Symphony No.1, Op.20
London Philharmonic Orchestra
Recorded 2 March 1994 in Watford Town Hall [Recording date and location not advised in Lyrita’s annotation beyond a copyright date of 2007]
Reviewed by: Peter Joelson
Reviewed: December 2007
CD No: LYRITA SRCD.322
Duration: 31 minutes
John Joubert, born in Cape Town on 27 March 1927, grew up in a musical environment. His mother had had lessons from Harriet Cohen and was his first piano teacher. Young John was later sent to the Diocesan College where the new Director of Music, Claude Brown, had recently arrived from Worcester Cathedral having been the assistant to Sir Ivor Atkins. One of Claude’s prize possessions was a copy of “The Dream of Gerontius” inscribed to him by Elgar.
The young Joubert had the good fortune to have his very early compositions played by the school orchestra, then by the Cape Town Symphony Orchestra under William Pickerill. The Diocesan College is within walking distance of the South African College of Music where Joubert had lessons in composition with the Principal, W. H. “Daddy” Bell, whose own fine A South African Symphony is available on Marco Polo 8.223833 conducted by Richard Cock, another former student of both the Diocesan College and the SACM. Bell, brother-in-law of Sir J. B. McEwen, had travelled to South Africa to found, in 1912, the SACM as a southern informal outpost of the Royal Academy of Music.
Joubert won a scholarship to the RAM in 1946, where he wrote his official Opus 1, the First String Quartet. After graduating in 1950, with an external BMus degree, he was appointed a lecturer in music at the university in Hull and has lived in England ever since. The First Symphony was commissioned in 1955 by the Hull Philharmonic Society and first performed in 1956 by the Hull Philharmonic, which consisted largely of amateur players, under Vilem Tausky. Joubert provided those musicians with a profound challenge.
The symphony, which Joubert views as his first mature work, is in four movements for full orchestra. The first movement, Allegro energico, is quite dark in its colours, serious in expanding its thoughts and tough in its character. In between, a cantabile melody appears twice, providing a gentler atmosphere. Vernon Handley divides the violins left and right and adds to the clarity of the exposition. The second movement, Lento, ma non troppo, tells of tragedy and pain. Cries from the whole orchestra are interspersed with more elegiac harmonically bare passages. After an intense climax the mood becomes gentler as if the conflict has been tempered.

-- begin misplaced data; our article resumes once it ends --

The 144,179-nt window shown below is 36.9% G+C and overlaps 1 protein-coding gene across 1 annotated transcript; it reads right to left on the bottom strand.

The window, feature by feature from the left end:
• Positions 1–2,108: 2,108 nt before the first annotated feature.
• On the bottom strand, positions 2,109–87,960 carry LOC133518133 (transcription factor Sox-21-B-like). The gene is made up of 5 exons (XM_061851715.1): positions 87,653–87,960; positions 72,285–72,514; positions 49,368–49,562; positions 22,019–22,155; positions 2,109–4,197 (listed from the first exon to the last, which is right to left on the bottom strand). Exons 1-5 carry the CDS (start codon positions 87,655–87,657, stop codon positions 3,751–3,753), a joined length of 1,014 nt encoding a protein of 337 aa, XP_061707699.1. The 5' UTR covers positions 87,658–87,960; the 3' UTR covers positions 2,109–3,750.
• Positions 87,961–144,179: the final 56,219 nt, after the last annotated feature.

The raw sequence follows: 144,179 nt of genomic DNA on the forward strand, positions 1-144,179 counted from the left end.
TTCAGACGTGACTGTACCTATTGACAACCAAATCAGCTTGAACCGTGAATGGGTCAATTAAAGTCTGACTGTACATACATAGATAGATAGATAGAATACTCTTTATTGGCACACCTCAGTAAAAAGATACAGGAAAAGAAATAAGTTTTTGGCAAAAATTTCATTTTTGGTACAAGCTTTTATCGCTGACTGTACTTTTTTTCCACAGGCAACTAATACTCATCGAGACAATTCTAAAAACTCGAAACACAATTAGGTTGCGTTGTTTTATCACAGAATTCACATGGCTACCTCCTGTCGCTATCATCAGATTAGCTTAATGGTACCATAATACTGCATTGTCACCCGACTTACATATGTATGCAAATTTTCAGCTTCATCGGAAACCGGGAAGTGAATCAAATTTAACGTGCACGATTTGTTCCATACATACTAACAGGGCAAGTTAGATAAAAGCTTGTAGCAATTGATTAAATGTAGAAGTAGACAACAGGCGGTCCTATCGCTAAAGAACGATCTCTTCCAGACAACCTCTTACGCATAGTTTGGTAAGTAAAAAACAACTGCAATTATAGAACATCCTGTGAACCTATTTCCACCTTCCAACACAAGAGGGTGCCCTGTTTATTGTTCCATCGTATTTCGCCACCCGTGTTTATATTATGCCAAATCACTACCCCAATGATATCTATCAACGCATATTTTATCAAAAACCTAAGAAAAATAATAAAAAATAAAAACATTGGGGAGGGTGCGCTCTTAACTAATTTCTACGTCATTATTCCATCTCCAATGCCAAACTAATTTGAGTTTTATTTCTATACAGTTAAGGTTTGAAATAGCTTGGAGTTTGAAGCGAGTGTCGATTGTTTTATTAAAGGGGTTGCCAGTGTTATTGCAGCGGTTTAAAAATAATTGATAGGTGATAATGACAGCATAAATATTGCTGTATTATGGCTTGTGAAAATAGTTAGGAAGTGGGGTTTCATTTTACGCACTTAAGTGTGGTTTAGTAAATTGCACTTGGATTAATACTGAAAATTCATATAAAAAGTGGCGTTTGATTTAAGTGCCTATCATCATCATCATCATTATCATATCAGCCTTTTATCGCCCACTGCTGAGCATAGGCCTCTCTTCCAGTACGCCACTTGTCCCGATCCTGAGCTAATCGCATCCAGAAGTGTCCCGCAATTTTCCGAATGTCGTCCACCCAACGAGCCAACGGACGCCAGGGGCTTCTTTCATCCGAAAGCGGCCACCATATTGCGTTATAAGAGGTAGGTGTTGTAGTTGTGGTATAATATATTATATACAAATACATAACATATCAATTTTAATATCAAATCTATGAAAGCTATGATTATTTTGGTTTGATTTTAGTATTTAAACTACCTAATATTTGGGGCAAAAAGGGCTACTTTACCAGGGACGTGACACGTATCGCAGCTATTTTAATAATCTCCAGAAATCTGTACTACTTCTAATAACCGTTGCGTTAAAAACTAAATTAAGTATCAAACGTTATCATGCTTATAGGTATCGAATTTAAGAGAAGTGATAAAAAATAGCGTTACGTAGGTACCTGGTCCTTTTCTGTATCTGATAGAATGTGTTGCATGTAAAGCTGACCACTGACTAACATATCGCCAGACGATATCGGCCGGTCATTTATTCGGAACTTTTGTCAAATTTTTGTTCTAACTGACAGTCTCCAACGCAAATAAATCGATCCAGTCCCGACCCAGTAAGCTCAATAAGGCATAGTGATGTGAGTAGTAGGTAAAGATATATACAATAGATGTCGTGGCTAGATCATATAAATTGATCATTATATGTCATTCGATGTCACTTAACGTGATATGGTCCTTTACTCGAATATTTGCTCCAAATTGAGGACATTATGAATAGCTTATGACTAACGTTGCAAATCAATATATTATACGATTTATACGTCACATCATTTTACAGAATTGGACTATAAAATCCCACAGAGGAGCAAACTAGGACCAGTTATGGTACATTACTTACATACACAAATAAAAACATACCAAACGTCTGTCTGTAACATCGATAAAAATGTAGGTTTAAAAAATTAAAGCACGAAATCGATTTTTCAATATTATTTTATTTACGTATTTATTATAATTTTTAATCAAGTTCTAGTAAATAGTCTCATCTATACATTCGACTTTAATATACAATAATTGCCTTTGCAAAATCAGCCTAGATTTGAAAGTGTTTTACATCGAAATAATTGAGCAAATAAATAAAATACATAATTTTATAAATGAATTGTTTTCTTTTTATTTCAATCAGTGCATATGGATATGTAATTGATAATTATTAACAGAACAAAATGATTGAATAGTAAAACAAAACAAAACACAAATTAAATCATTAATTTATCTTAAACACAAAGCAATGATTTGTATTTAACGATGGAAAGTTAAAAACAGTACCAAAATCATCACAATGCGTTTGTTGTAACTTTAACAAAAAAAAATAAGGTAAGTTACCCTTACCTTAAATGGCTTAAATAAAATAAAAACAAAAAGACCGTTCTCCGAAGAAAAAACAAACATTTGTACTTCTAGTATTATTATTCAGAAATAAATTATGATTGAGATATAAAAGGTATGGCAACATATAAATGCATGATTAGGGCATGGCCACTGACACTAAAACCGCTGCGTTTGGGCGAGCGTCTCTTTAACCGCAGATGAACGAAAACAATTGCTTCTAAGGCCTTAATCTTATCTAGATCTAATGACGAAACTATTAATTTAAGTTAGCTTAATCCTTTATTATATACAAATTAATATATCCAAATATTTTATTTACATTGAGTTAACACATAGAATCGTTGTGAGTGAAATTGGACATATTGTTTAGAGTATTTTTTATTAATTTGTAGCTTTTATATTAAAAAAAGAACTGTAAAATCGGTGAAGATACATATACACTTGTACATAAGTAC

The third movement, Presto, is a scherzo where the humour is decidedly acerbic. Very rhythmic in character, punctuated by a ha-ha-ha motif, it certainly requires the extremely tight ensemble it gets here. Lovers of Walton’s First Symphony will take to this movement. The finale begins with a longer Adagio introduction than Joubert had first envisaged – the shorter one was used at the premiere – and it contains some of the most magical passages in this work, a descending motif for high strings. This introduction raises the temperature for what now seems the perfect time for the Allegro vivace to have its impact. For the first time the music is now decidedly upbeat and becomes more confident, ending with a feeling that all conflict has been resolved, and the symphony ends in sunlight.
It is a young man’s work; it is an extremely talented young man’s work. The First Symphony has made a deep impression on me; its tight construction and superb orchestration give so much pleasure. I look forward to recordings of more of Joubert’s orchestral works, among them Deploration, a powerful work in memory of Benjamin Britten, culminating in a quote from the Last Post, and the Second Symphony in one short movement, dedicated to the victims of the 1960 Sharpeville massacre.
The London Philharmonic, under Handley, plays magnificently, and Lyrita has given us yet another very finely engineered recording. Because of the short playing time, this release sells for half-price. I cannot recommend it too highly.